UK: Employment Status: When Is An Employee Officially Self-Employed?

Last Updated: 8 November 2011
Article by Boyes Turner

The Distinction Between Being Employed And Self-Employed

The line between being employed and self-employed can sometimes be a thin one and the Supreme Court has recently considered this issue in the case of Autoclenz Ltd v Belcher which considered whether an individual who is described in his contract as a self-employed contractor is really an employee.


Autoclenz Limited (Autoclenz) had a contract to valet cars for British Car Auctions (BCA). Autoclenz engaged valeters whose contracts referred to them as sub-contractors. As a sub-contractor, their contracts allowed the individual to work on a subcontract basis, to substitute someone to carry out their work or refuse work if they chose.

In the case in question, Mr Belcher and his colleagues cleaned cars at British Car Auctions (BCA) (with whom Autoclenz held a contract). They wore BCA overalls and used cleaning materials provided by Autoclenz which also arranged the group insurance cover. Each valeter was paid on a piecework basis and a fixed cost of cleaning materials and insurance was deducted from their weekly invoices. The valeters were also responsible for payment of their own tax and national insurance contributions. In 2004, HM Revenue and Customs (HMRC) undertook a review and were satisfied that the valeters were self-employed.

Following the issue of new contract terms, the valeters brought claims in the Employment Tribunal seeking a declaration that they were workers and claiming entitlement to the national minimum wage and unpaid holiday.


Employment Tribunal

An employment judge held that the degree of control exercised by Autoclenz fully integrated the valeters into its business and, even though the sub-contract terms permitted the valeters to provide substitutes, this did not reflect the reality of the situation. The true nature of the agreement was that the valeters were required to turn up for work every day and to notify Autoclenz in advance if they were unable to work. The Tribunal found that the valeters were in fact employees.

Autoclenz appealed.

Employment Appeal Tribunal (EAT)

The EAT allowed the appeal in part and held that the valeters were not employees; rather they were 'workers'.

Autoclenz then further appealed against the decision that the valeters were workers and the valeters cross-appealed against the decision that they were not employees.

Court of Appeal

The Court of Appeal reinstated the tribunal's decision, dismissing Autoclenz's appeal and allowing the valeters' cross-appeal. The Court of Appeal held that, the valeters were employees and when determining an individual's status, tribunals should look at the actual legal obligations of the parties.

Autoclenz appealed to the Supreme Court.

AND FINALLY...the Supreme Court decision

The Supreme Court unanimously dismissed Autoclenz's appeal and upheld the decision of the Court of Appeal that the valeters were in fact employed under contracts of employment and were therefore entitled to receive the national minimum wage and statutory paid annual leave.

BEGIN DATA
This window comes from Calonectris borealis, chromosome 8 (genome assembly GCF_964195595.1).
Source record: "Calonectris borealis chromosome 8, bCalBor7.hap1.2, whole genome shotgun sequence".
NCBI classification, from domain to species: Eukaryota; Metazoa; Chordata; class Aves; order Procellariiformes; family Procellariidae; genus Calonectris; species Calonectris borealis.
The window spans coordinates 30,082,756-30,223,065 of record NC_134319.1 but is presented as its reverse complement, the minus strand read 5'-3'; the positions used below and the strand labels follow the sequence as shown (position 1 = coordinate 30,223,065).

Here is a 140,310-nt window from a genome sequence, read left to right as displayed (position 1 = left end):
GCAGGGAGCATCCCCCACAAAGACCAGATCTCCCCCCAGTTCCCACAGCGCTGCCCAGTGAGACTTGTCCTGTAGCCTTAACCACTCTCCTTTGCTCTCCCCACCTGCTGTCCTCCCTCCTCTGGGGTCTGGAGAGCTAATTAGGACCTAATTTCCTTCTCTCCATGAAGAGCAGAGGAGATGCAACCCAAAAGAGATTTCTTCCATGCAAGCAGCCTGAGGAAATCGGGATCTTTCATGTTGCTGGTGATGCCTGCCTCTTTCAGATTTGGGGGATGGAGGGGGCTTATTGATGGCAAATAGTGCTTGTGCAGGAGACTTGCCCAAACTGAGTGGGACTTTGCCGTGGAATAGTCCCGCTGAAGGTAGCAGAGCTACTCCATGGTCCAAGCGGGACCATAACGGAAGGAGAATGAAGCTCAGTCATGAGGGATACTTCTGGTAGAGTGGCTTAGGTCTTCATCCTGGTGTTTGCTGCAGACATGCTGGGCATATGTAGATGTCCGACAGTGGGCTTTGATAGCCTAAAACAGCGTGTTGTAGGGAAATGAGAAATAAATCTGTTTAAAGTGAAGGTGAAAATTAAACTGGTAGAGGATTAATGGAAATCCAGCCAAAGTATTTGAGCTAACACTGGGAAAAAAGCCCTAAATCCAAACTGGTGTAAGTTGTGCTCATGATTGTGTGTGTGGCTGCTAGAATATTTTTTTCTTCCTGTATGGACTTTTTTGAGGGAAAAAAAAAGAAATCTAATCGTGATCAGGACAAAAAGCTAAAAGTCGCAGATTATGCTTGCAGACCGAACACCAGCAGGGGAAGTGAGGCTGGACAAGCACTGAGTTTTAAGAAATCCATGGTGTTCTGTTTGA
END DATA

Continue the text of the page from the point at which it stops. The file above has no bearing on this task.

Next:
In coming to its decision, the central issue for the Supreme Court to decide was: in what circumstances can an employment tribunal (or court) disregard written terms on the basis that they do not reflect the actual agreement of the parties?

The Supreme Court decided that an employment tribunal should adopt a test that focuses on the reality of the situation, and look at "the actual legal obligations of the parties" which involves examining all the relevant evidence, including the written terms, evidence of how the parties conducted themselves in practice and what their expectations of each other were. In this case, whilst the contract indicated to the contrary, it found that the reality of the situation was that the valeters were obliged to carry out the work offered to them (as if they were an employee) and they must personally carry out that work and were unable to provide a substitute.

Practice Points

This is an important decision for employers where the services of self-employed contractors and consultants are used. The Supreme Court decision shows that despite a written agreement bearing all the hallmarks of a genuine self-employed arrangement, a Tribunal will be entitled to disregard that and look at the reality of a working relationship. Essentially, the reality of the situation will override what the contract says.

The decision is also demonstrates that it is technically possible for an individual to be self-employed for tax purposes, but an employee or worker under employment law, and vice versa. HMRC determined the valeters to be self-employed for tax purposes, while the Supreme Court decided that they were employees under employment law.

This case highlights that where employers engage the services of self-employed consultants and contractors; they must ensure their documentation reflects the reality of the working arrangement and that it is, in fact, a genuine self-employed arrangement.

The content of this article is intended to provide a general guide to the subject matter. Specialist advice should be sought about your specific circumstances.

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